Glen Ellyn’s Craft Beer Evangelist, Dave Hawley

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As owner of The Beer Cellar, a bottle shop in Glen Ellyn, IL, Dave Hawley is providing west suburban drinkers a modest but well-curated selection or craft beers. His insights into the beer industry are marked by the enthusiasm of a beer geek and the smarts of an entrepreneur. His beard is mighty. His heady, shiny. Dave Hawley, everyone.


Chicago’s beer scene is blowing up. Thoughts on its development and direction?


It’s good and bad. In my opinion, the access to great beer has never been better. It’s not hard to find great taprooms, breweries, and bottle shops all over the city. Some great breweries in Chicago start out with very limited production capabilities, who are now growing and able to produce more beer and in more formats. It’s encouraging to see breweries like Pipeworks­, who started out small and won lots of awards, be able to channel that into sustained growth.


On the flip side, because beer is hot right now, some sub-par breweries and taprooms have opened up and will exist for a while. Some people have tried to take their love for homebrewing and parlay that into running a brewery, and those two things are very different.


Overall, I think the Chicago beer scene is heading in the right direction. It has been fun to watch friends create some of the best beer in the country!


The suburbs are getting wacky, too. Bring us up to speed on suburban craft beer and what Chicagoans should know about it.


There are plenty of good reasons for Chicagoans to come out to the burbs! We have awesome breweries like Penrose (Geneva), Solemn Oath (Naperville), and BuckleDown (Lyons), that not only make great beer, they have nice taprooms, too, where you can spend a few hours enjoying beer in a cool environment. Penrose has impressed me since the beginning, but the beers they’ve been brewing lately like Deminimus Mandarina are some of the most tasty I’ve had lately. We have some excellent craft beer bars, too, like Bigby’s Pour House (Addison) and Warren’s Ale House (Wheaton). Out here you are no longer forced to shop at big box stores for craft beer. The Beer Cellar (Glen Ellyn) was the first craft-beer-only bottle shop to open in the suburbs. The Beer Cellar is dedicated to providing the freshest selection of craft beer to the burbs.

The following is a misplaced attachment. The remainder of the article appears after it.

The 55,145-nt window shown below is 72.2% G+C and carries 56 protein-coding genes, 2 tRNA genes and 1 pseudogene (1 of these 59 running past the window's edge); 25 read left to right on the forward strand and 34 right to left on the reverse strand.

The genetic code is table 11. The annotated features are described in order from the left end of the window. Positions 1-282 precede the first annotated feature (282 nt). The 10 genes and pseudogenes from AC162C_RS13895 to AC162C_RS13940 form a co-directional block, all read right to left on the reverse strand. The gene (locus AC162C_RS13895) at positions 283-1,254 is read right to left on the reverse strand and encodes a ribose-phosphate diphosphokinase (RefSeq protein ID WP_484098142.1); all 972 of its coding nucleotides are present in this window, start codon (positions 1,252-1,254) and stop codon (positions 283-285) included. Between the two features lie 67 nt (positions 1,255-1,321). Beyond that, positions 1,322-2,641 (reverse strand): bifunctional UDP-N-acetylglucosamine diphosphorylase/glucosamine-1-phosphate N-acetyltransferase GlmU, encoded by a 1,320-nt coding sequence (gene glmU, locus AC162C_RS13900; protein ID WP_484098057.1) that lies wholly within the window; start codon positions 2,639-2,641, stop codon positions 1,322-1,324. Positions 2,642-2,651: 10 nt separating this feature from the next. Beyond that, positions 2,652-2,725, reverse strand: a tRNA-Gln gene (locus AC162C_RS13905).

Any advice for Chicago-area breweries looking to grow their brand?


Be outgoing and continually look for opportunities to participate in festivals and talk to people about your beer. Working in a retail environment, I’ve found that people love to try new things and support local brands. So many customers want to experience what Chicago and the suburbs have to offer, and will decide to buy a local brand simply because of its proximity to them. I often do tastings in the shop, and if an enthusiastic rep, brewer, or brand ambassador spends the evening pouring samples and talking to customers, they also walk away with new fans. Getting out there, meeting your customers, and telling your story is so important.


What about out-of-market breweries about to enter market?


To piggyback on the last question, having a face and a name attached to your brewery is so important. In today’s craft beer market, I am personally getting calls, emails, and visits from dozens of breweries every week, asking me to sell their products. There are so many breweries and it’s easy to get lost in the shuffle, so when a brewery makes an effort to send a rep to talk to me in person, it makes a huge difference. Again, the willingness to have face-to-face interactions and spend time building relationships is key. Remember that it’s your job to sell your beer – don’t just depend on the distributor.


You’re about to hop on the Metra from Glen Ellyn – in fact, there’s a stop located across from your shop. You grab three beers for the road. Which ones, and why?


First of all, this is a great question, because I do indeed stock single beers in the cooler for this very purpose. I would grab:

  1. Oskar Blues Mama’s Little Yella Pils. It’s 19.2 ounces, so it’s perfect for a train ride from Glen Ellyn to Lombard (I mean, Chicago).
  2. Half Acre Daisy Cutter Pale Ale. This 5.2% pale ale is the quintessential Chicago pale ale.
  3. Any Mikerphone or Slapshot beer that comes in a Big Ass Can. Seriously, these guys are making awesome beer, and their cans give you 24 ounces of liquid bliss.


October 2015
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